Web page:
Arts Council receives thousands in grant funds
By Becky Barclay
Published in News on October 18, 2009 2:00 AM
The Arts Council of Wayne County recently received nearly $40,000 in grants, which will be used for various arts programs including performances and education.
The Arts Council of Wayne County has received a grants totally nearly $40,000 to assist with the costs of bringing arts programs to the area.
The North Carolina Arts Council awarded the council $30,602, based on programming and population, said Sarah Merritt, county Arts Council director.
Mrs. Merritt said 36 percent of the funds have to be spent on racially diverse programming.
"We go far above and beyond that percentage," she said. "Last year it was like 46 percent."
Racially diverse programs reflect a variety of cultures and ethnic groups, she added.
Jazz on George is one of those programs, Mrs. Merritt said.
"Jazz music is a genre of music that comes from our African-American citizens," she said.
Mrs. Merritt said 50 percent of the grant funding has to be given out to other local organizations to provide arts programming.
"It's so great to see that there are so many really great projects and fun things happening," Mrs. Merritt said. "And people shouldn't think that just because it's a local group that it's not a quality program. We really have some great talent in this community.
This year's recipients of funds from the grassroots grant include:
* Goldsboro Boy and Girl Choir, $100 for its Christmas concert.
* Launch Theatre Productions, $1,100 for its play "Five Guys Named Moe."
* Starlight Dance Band, $1,000 for free community concerts.
* Hispanic Community Development Center Inc., $1,100 for artist fees for Viva Goldsboro in May.
* III Century Singers, $1,100 for community concerts.
* Partnership for Children, $750 for the String Explosion group to play at Boo It!
* StageStruck, $1,100 for the Missoula Theatre Project in May.
* A Drummer's World Drum Line, $800 for community performances.
* Epsilon Phi Omega, $900 for its Black Family Uplift program for a museum trip and art supplies.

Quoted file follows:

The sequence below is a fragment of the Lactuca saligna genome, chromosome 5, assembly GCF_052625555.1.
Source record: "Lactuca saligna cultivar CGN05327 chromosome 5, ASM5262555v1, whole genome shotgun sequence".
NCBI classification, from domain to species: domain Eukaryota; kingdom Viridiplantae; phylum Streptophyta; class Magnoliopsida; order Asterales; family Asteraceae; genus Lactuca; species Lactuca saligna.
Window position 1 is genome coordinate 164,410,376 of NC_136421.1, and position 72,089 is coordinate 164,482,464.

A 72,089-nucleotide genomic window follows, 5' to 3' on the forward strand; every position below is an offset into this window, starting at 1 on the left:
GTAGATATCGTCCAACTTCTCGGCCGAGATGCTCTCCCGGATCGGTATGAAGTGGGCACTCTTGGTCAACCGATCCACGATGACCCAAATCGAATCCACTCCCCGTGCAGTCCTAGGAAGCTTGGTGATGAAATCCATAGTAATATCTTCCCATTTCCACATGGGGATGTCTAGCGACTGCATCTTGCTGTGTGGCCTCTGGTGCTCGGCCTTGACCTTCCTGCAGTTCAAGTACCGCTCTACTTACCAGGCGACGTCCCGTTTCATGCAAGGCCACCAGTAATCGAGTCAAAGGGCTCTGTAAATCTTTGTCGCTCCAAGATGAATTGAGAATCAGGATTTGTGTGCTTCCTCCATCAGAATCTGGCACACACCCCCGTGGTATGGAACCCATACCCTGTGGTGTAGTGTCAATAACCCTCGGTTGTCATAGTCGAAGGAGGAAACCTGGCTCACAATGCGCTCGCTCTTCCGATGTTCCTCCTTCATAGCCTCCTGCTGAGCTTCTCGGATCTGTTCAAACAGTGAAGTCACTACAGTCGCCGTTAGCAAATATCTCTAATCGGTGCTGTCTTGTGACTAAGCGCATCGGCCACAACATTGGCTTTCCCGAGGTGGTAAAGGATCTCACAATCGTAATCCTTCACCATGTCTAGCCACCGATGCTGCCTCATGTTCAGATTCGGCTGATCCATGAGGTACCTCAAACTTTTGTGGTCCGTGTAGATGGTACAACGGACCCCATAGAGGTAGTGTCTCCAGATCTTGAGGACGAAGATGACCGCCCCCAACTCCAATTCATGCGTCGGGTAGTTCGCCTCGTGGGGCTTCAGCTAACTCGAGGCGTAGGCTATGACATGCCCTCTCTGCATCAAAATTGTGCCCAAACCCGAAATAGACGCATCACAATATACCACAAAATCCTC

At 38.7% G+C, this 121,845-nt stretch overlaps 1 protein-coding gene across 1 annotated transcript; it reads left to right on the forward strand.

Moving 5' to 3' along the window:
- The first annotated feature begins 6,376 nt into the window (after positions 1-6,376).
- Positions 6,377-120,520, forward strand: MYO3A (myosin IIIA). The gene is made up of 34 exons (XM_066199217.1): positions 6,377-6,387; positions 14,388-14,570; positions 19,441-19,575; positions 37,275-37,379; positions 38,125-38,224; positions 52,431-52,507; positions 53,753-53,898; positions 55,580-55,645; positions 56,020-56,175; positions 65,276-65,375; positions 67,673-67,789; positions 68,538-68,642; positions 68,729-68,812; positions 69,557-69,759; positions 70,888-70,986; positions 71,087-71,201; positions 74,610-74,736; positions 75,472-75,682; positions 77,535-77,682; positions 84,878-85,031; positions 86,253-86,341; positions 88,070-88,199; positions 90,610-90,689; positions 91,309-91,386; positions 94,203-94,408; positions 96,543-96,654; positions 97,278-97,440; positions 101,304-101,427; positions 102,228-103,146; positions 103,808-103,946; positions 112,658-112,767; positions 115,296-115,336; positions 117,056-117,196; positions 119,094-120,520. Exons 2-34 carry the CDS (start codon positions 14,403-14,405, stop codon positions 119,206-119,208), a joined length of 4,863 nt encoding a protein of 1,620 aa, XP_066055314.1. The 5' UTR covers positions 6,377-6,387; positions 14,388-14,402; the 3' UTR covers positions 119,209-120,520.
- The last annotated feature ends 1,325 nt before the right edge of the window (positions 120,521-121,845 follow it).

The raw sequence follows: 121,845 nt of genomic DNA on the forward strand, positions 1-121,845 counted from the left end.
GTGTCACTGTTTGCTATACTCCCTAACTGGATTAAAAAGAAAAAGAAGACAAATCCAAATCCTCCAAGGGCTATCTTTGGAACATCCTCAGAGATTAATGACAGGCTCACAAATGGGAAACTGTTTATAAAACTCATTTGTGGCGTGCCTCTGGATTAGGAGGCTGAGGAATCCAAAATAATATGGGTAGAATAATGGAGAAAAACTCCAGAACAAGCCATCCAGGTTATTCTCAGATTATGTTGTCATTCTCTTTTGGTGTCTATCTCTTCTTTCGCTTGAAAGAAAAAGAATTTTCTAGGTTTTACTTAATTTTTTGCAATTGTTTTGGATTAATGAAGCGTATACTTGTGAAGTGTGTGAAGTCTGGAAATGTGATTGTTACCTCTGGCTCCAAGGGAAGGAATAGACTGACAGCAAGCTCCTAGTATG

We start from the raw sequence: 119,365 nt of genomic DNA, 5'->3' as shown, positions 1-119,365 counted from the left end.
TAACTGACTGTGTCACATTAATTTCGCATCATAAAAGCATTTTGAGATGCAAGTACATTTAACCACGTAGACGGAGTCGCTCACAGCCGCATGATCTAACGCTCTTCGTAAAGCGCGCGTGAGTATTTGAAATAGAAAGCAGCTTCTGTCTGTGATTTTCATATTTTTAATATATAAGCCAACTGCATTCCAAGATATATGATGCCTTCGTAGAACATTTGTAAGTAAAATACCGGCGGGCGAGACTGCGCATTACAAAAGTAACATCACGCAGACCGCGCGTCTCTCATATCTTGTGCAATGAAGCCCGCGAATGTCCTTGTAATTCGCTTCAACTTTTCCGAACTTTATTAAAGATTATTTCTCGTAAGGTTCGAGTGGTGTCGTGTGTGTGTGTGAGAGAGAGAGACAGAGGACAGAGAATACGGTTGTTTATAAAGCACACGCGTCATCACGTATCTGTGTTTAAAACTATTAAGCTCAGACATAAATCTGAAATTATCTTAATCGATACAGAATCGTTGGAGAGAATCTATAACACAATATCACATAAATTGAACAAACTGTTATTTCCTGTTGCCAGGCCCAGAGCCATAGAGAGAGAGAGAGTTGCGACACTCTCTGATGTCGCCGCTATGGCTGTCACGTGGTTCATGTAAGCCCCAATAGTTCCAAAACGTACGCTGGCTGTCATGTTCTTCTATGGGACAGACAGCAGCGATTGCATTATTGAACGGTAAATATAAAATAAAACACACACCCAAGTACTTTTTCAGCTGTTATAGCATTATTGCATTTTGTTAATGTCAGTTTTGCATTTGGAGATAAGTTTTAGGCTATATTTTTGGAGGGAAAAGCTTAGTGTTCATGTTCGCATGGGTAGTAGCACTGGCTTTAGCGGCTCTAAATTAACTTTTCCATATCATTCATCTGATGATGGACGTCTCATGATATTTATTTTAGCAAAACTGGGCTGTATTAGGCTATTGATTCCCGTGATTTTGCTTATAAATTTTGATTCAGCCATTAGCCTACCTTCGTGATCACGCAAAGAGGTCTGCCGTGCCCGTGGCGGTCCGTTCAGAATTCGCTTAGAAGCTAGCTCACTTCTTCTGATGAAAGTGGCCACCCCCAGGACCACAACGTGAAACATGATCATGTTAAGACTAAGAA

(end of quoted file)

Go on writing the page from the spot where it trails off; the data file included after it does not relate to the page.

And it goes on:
* Goldsboro Writer's Group, $300 for a writer's workshop in February, in conjunction with Wayne County Reads.
* Paramount Theatre Foundation, $750 for a bluegrass concert.
* Young Writer's Network, $1,100 for workshops for Wayne County students and to publish a book of student poetry.
* Goldsboro Ballet, $1,100 for its production of "Mary Poppins" in March.
* Center Stage Theatre, $750 for its production of the "Book of Ruth."
* Wayne Community Concerts, $1,100 for Chinese Acrobats performance.
* North Carolina Symphony, $1,100 for its education concert.
* Grandpa's Children Inc., $1,100 for its DRUMS performance.
In addition to the performance funding, the Arts Council also received $5,700 from the North Carolina Arts Council for arts education.
The money will be used for two, one-week artist residencies at Rosewood and Northwest elementary schools.
Each school will have an artist from the North Carolina-based Sandy Creek Weavers to teach students the art of weaving, Mrs. Merritt said.
"They will work with fifth-graders at both schools," she said. "They take all the equipment needed. Each fifth-grader does an individual project to take home. Also, the group does a school-wide project with all the students, a big weaving piece that will stay at the school to be hung up as a public art piece.
"They'll learn the basics of weaving. There's also an element of social studies, math and other curriculum."
At the end of the two-week project, which is scheduled for the last week of February and the first week of March, the Arts Council will exhibit the students' weavings.
"It's a very competitive grant," Mrs. Merritt said. "So to get it is a really great thing."
The Arts Council also received the Target grant, a $3,000 award, which will be used to hire musicians to play at the opening reception of the "New Harmonies" traveling Smithsonian exhibit in August and September. Musicians who will be playing are George Higgs, a well-known blues guitarist and singer from Tarboro, and local blues musician Donald Thompson.